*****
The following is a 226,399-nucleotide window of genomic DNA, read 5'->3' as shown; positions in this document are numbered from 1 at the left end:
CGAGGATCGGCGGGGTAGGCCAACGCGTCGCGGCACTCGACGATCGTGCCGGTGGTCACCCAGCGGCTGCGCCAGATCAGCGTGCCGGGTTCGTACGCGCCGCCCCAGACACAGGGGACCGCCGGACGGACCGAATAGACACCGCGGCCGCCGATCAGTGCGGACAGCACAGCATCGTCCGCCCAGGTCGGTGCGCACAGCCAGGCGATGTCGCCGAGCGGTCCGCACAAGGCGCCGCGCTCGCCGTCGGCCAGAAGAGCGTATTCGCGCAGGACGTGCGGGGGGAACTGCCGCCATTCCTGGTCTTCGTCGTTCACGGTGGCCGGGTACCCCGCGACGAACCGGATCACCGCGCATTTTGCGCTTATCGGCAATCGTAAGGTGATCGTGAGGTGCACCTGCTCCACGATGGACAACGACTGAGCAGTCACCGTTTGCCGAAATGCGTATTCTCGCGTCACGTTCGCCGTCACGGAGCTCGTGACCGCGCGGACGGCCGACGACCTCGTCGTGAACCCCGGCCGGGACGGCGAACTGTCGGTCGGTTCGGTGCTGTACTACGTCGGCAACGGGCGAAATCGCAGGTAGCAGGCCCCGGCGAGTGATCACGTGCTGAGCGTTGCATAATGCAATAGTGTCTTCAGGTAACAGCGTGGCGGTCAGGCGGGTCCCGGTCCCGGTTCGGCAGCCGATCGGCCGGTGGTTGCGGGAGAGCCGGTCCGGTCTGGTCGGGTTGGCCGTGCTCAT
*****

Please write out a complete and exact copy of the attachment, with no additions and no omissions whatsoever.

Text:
The following is a 226,399-nucleotide window of genomic DNA, read 5'->3' as shown; positions in this document are numbered from 1 at the left end:
CGAGGATCGGCGGGGTAGGCCAACGCGTCGCGGCACTCGACGATCGTGCCGGTGGTCACCCAGCGGCTGCGCCAGATCAGCGTGCCGGGTTCGTACGCGCCGCCCCAGACACAGGGGACCGCCGGACGGACCGAATAGACACCGCGGCCGCCGATCAGTGCGGACAGCACAGCATCGTCCGCCCAGGTCGGTGCGCACAGCCAGGCGATGTCGCCGAGCGGTCCGCACAAGGCGCCGCGCTCGCCGTCGGCCAGAAGAGCGTATTCGCGCAGGACGTGCGGGGGGAACTGCCGCCATTCCTGGTCTTCGTCGTTCACGGTGGCCGGGTACCCCGCGACGAACCGGATCACCGCGCATTTTGCGCTTATCGGCAATCGTAAGGTGATCGTGAGGTGCACCTGCTCCACGATGGACAACGACTGAGCAGTCACCGTTTGCCGAAATGCGTATTCTCGCGTCACGTTCGCCGTCACGGAGCTCGTGACCGCGCGGACGGCCGACGACCTCGTCGTGAACCCCGGCCGGGACGGCGAACTGTCGGTCGGTTCGGTGCTGTACTACGTCGGCAACGGGCGAAATCGCAGGTAGCAGGCCCCGGCGAGTGATCACGTGCTGAGCGTTGCATAATGCAATAGTGTCTTCAGGTAACAGCGTGGCGGTCAGGCGGGTCCCGGTCCCGGTTCGGCAGCCGATCGGCCGGTGGTTGCGGGAGAGCCGGTCCGGTCTGGTCGGGTTGGCCGTGCTCAT